Google Maps labs have added the following functions to google maps. What do you think of them? Leave your comments below.
Google Maps Labs is a testing ground for experimental features that aren’t quite ready for primetime. They may change, break or disappear at any time.
If such a feature breaks, and you’re having trouble loading Maps, use this escape hatch: /maps?ftr=0.
Distance Measurement Tool
Adam S, Andrey S, James M, Seth L
Measure the distance of a path on the Earth
Ben A, Holly D
Shorten the Maps “Link” to be a more compact URL.
Show Me Here!
Adds an option to the context menu that lets you zoom directly to the maximum zoom level at the point under the cursor.
Drag ‘n’ Zoom
Zooming in on a specific part of the map is now fast and easy. Simply click the Drag ‘n’ Zoom button, draw a box on the map, and zoom! You’re there!
Jez F, Dave D, Jennifer C
Add Aerial imagery to the map! Aerial imagery gives you rotatable, high-resolution overhead imagery presented in a new perspective. Currently imagery is only available in certain areas, but we’re adding more all the time.
Back to Beta
Gmail isn’t the only one that can enjoy a BETA tag.
Where in the World Game
Test your knowledge of world geography! Guess the name of the country from satellite imagery, and try to beat your top score!
Tired of North always being up? Add rotatable map types and give East, West and South a fair go.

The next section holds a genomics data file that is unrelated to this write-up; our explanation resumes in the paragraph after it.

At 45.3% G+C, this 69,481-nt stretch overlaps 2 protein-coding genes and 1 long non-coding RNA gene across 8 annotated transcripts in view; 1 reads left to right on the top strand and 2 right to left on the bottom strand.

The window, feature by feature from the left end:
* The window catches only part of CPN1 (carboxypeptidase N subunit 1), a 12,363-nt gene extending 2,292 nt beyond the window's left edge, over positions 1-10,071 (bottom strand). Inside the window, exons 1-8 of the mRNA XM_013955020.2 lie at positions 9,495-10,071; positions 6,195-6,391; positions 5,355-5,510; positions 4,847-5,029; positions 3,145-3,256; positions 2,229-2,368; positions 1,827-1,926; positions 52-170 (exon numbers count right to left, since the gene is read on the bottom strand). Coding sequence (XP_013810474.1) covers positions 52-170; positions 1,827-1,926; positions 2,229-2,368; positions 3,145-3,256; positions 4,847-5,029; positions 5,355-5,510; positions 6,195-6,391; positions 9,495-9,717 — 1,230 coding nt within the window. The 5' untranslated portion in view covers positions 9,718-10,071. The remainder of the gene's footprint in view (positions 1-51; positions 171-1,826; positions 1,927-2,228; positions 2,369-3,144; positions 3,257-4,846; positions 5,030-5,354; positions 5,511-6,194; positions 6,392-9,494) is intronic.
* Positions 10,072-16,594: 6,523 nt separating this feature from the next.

What’s Around Here?
Adds a button that displays the most popular places in the current map view. A great way to browse the map.
Displays a tooltip next to the mouse cursor showing the latlng directly underneath it.
Adds an option to the context menu that lets you drop a mini marker showing the latlng of the position that the cursor was pointing at when the context menu was evoked
Ever zoom in too far and get the message “We don’t have imagery at this zoom level”? Ensure you don’t see it again, with Smart Zoom, which will check in advance what imagery exists, and ensure you can’t zoom in beyond it.
GeoSMS is here. Read this news article from the India Times. Will this become a dead format or the future for locating people? You can also see the GeoSMS website here. Not sure I get the practicability of using this. You send a text message saying “where are you?” to your mate. Are they really going to send a message back saying “I’m at geo: 51.727272, -0.1818181″Or are they going to say “I’m at the Golf Club!”.
I think one of the potential uses is in humanitarian work. Often with MapAction we find ourselves in remote locations away from the field base and need to let them know where we are. I can see GeoSMS would be very useful for this.
Also, the real power (which the article alludes too) lies with the mobile phone developers. Add GeoSMS standard to the phone’s OS and you’ve got a simple tracking device. I know there are lots of apps (Android and iPhone) which already geolocate you. But for my phone Samsung Jet (pile of rubbish!) there isn’t a lot out there. Perhaps GeoSMS is too late and has missed the boat. Or is it? Time will tell. What do you think?